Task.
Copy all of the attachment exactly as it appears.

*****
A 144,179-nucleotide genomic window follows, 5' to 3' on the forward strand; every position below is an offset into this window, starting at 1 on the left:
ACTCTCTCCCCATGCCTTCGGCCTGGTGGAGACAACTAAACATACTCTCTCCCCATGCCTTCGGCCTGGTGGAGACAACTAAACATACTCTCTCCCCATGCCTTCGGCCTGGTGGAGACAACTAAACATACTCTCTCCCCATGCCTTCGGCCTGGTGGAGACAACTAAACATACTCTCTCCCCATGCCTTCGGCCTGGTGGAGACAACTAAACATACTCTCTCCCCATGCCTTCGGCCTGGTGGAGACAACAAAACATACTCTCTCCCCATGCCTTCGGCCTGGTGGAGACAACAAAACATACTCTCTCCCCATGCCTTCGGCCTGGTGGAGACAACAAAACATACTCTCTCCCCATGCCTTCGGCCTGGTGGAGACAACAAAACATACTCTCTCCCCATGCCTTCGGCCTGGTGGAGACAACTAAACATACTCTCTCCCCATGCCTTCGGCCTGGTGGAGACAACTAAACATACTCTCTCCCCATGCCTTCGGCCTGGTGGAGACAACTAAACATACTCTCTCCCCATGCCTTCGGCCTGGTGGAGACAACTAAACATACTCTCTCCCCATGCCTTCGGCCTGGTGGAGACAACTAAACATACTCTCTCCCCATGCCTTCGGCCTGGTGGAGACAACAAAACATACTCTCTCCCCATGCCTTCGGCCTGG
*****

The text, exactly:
A 144,179-nucleotide genomic window follows, 5' to 3' on the forward strand; every position below is an offset into this window, starting at 1 on the left:
ACTCTCTCCCCATGCCTTCGGCCTGGTGGAGACAACTAAACATACTCTCTCCCCATGCCTTCGGCCTGGTGGAGACAACTAAACATACTCTCTCCCCATGCCTTCGGCCTGGTGGAGACAACTAAACATACTCTCTCCCCATGCCTTCGGCCTGGTGGAGACAACTAAACATACTCTCTCCCCATGCCTTCGGCCTGGTGGAGACAACTAAACATACTCTCTCCCCATGCCTTCGGCCTGGTGGAGACAACAAAACATACTCTCTCCCCATGCCTTCGGCCTGGTGGAGACAACAAAACATACTCTCTCCCCATGCCTTCGGCCTGGTGGAGACAACAAAACATACTCTCTCCCCATGCCTTCGGCCTGGTGGAGACAACAAAACATACTCTCTCCCCATGCCTTCGGCCTGGTGGAGACAACTAAACATACTCTCTCCCCATGCCTTCGGCCTGGTGGAGACAACTAAACATACTCTCTCCCCATGCCTTCGGCCTGGTGGAGACAACTAAACATACTCTCTCCCCATGCCTTCGGCCTGGTGGAGACAACTAAACATACTCTCTCCCCATGCCTTCGGCCTGGTGGAGACAACTAAACATACTCTCTCCCCATGCCTTCGGCCTGGTGGAGACAACAAAACATACTCTCTCCCCATGCCTTCGGCCTGG